Over the next several weeks I will address the safety concerns of the offerings independently—due to the unique nature of each. I am going to start, however, with hayrides due to a recent incident that occurred on 10/11/14, in Mechanic Falls, Maine. A 17-year-old young woman died and 22 others were injured while experiencing the Gauntlet Haunted Night Ride (hayride) at Harvest Hill Farms on. The Consumer Product Safety Commission has estimated that the number of serious injuries of hayrides and other amusement rides has risen dramatically. This makes sense, considering the escalation in the number of providers and patron experiences. I am privy as well to several incidents and resulting deaths/injuries due to the nature of my work.

Hayrides are an amusement device? According to ASTM F-24 on Amusement Rides and Devices, an amusement device by definition is: A device or combination of devices or elements that carry, convey, or direct a person(s) over or through a fixed or restricted course or within a defined area, for the primary purpose of amusement or entertainment. Although ASTM clearly identifies through definition that a hay ride is an amusement device, it does not cover or discuss them within the provided standards though (UPDATE: ASTM WK50036 is currently working on a guide for the Operation of Hayride Attractions). This does not mean there are no standards or accepted practices within the industry—quite the contrary. There are numerous publications, guidelines, rules, state laws, etc. that address how to properly develop, maintain and operate a hayride safely.

The key is seeking these guides, recommendations and practices—standards, and applying them to your event or venue. As event planners and operators there are numerous relied upon processes and frameworks for developing a safe and secure event. Through the identification and use of these internationally acknowledged frameworks, experienced event planners and organizers would know the process to develop and/or secure quality processes and/or vendors in order to provide safe attractions and experiences for patrons. When inviting patrons to experience events on typically non-purpose built premises is it imperative that proper planning and research go into the equation. Hayrides and the routes they take are no different.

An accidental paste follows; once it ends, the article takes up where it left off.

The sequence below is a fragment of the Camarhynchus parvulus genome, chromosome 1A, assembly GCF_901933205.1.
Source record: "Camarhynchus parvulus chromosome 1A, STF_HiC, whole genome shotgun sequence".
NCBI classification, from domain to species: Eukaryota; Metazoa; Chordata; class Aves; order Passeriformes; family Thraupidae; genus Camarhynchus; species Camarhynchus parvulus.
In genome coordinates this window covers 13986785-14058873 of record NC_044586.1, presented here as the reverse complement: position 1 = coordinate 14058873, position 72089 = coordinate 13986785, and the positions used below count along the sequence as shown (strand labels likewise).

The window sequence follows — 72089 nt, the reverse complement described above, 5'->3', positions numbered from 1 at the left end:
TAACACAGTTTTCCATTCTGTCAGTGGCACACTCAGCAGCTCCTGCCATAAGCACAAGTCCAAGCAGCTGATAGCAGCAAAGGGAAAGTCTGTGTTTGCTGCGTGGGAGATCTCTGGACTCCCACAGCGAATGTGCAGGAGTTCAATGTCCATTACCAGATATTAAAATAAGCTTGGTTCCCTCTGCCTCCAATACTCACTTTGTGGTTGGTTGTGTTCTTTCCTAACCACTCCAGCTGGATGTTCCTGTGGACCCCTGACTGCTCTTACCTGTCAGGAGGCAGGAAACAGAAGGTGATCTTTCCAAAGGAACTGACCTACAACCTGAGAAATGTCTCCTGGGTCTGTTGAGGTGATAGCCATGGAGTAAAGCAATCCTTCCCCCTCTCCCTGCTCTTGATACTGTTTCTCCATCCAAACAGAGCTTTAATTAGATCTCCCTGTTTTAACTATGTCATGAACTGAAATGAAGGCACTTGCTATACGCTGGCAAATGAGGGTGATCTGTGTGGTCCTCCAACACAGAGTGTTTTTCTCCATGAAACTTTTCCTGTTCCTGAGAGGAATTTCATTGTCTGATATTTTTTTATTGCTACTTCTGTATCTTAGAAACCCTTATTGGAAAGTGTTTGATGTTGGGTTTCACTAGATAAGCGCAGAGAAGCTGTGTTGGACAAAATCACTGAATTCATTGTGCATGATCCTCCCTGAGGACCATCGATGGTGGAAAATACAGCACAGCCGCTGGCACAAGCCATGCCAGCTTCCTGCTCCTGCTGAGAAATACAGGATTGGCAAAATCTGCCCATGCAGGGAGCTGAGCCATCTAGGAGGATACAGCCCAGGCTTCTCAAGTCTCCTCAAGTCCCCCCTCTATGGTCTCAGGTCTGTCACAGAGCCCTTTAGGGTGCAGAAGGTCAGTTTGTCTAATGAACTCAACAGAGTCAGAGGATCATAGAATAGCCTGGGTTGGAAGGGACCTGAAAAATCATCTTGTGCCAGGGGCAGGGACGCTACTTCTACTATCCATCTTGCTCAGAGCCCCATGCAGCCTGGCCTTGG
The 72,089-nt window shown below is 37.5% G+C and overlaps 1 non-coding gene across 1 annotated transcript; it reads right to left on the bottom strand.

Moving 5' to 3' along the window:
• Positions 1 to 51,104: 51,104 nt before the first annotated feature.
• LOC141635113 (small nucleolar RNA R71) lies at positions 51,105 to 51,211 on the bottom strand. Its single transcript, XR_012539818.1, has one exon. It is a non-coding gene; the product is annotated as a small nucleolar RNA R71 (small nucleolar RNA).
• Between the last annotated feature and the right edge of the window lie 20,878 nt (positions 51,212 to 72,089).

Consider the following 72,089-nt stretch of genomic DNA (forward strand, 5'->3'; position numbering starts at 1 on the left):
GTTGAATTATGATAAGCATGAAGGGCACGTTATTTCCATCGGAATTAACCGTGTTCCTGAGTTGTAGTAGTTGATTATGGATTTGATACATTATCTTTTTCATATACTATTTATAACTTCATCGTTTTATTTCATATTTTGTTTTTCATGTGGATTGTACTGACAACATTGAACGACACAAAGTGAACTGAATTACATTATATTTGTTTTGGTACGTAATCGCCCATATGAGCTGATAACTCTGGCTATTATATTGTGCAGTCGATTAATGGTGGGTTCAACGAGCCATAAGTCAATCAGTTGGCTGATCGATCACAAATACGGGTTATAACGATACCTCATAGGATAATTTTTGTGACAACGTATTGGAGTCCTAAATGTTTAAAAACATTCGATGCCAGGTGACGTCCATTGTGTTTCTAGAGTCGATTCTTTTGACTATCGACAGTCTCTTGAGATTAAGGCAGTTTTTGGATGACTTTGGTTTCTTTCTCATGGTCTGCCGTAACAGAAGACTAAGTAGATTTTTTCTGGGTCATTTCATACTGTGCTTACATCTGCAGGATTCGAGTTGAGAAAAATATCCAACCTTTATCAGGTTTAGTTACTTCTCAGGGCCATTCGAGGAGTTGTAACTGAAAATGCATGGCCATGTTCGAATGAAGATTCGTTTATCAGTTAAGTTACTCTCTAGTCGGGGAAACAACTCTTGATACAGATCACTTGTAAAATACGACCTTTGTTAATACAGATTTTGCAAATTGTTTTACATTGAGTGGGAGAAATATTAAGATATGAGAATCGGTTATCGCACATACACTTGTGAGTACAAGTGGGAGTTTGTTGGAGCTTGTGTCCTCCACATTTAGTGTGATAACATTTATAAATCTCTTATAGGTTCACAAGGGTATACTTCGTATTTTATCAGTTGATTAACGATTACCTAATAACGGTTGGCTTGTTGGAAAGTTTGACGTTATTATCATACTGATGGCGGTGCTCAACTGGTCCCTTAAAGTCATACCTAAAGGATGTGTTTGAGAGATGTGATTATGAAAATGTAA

When developing a hayride amusement experience you should consider the following: Route inspection and maintenance (this is an ongoing process—potholes, tree limbs, embankments), tractor and equipment (hay bales secure, trailer size/capacity, hitch hook-up, towing capacity, braking ability, traction), training and communication (ground crew, drivers, gate staff, spotters, radios, hand signals, signage, lighting), loading and unloading (queue line, barricades, fencing, waiting areas, steps/ladders, surface, staff), and tractor operation (supervision, rules, additional vehicles, routes). This by no means is a complete list, however, it should be an indicator to farm/event operators of the need to research and develop policies and procedures that address the safe operation of a hayride attraction. There is a formalized process for doing so, they just need to take the time to learn about and carry it out.

More often than we care to believe, within the events and attractions industry, patrons are subjected to known and foreseeable risks due to inexperienced event planners and operators seeking to take advantage of windows of opportunity. Some within the farm industry use these events to remain economically viable. Regardless of the reasons, when planning an event and inviting patrons to experience attractions, the planner/organizer needs to invest some time and money in providing a safe and fun experience for all. The identification and use of established policies and procedures for hayrides can eliminate and/or mitigate most known hazards associated with them.

Staking 10×10 Tents at Festivals and Events

When installing temporary structures such as tents at festivals and events, it is imperative that consideration be given to the following safety related concerns: Obstructions, location, weather, wind exposure, access, exits, and anchoring stability. Event organizers and planners are responsible for identifying materials and standards that provide requirements for the proper setup and use of tents in event environments. Event organizers and planners must consult manufacturer instruction manuals, industry standards, and national and local regulations and codes when organizing and setting-up events regardless of size or scope that will be using tents.